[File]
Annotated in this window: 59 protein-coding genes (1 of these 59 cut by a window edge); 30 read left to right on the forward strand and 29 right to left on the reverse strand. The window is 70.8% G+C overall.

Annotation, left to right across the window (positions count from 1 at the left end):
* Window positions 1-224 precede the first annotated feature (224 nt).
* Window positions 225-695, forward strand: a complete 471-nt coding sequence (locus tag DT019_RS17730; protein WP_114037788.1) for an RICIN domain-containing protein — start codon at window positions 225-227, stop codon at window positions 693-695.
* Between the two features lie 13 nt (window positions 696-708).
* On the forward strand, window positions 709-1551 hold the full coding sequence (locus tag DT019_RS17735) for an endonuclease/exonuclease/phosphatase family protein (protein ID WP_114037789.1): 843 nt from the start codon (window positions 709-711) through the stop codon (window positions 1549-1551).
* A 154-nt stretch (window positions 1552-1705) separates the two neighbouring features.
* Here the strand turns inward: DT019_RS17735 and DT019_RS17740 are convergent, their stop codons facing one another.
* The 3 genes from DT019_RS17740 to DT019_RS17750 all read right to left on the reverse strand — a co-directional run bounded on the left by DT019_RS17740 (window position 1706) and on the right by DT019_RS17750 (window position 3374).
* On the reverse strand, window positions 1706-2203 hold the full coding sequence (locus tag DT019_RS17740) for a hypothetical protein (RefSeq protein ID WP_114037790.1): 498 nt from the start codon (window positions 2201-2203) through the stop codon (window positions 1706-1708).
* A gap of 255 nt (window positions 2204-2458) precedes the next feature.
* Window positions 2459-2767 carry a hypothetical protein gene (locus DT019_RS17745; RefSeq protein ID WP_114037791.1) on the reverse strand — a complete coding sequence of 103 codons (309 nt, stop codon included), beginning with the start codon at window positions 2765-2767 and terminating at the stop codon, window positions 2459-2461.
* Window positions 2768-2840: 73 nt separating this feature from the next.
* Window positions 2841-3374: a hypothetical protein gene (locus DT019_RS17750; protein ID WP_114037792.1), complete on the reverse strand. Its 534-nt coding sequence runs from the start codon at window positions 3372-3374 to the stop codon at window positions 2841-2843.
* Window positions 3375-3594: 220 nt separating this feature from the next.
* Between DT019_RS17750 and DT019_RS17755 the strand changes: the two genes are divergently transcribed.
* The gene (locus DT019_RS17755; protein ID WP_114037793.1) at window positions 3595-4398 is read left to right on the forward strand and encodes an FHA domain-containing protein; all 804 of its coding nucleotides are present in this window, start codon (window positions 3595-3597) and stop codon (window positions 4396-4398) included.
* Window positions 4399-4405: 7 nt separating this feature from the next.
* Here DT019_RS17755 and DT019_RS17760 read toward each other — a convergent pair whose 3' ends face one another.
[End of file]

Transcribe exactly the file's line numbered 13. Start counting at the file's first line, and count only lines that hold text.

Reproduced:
* Window positions 2768-2840: 73 nt separating this feature from the next.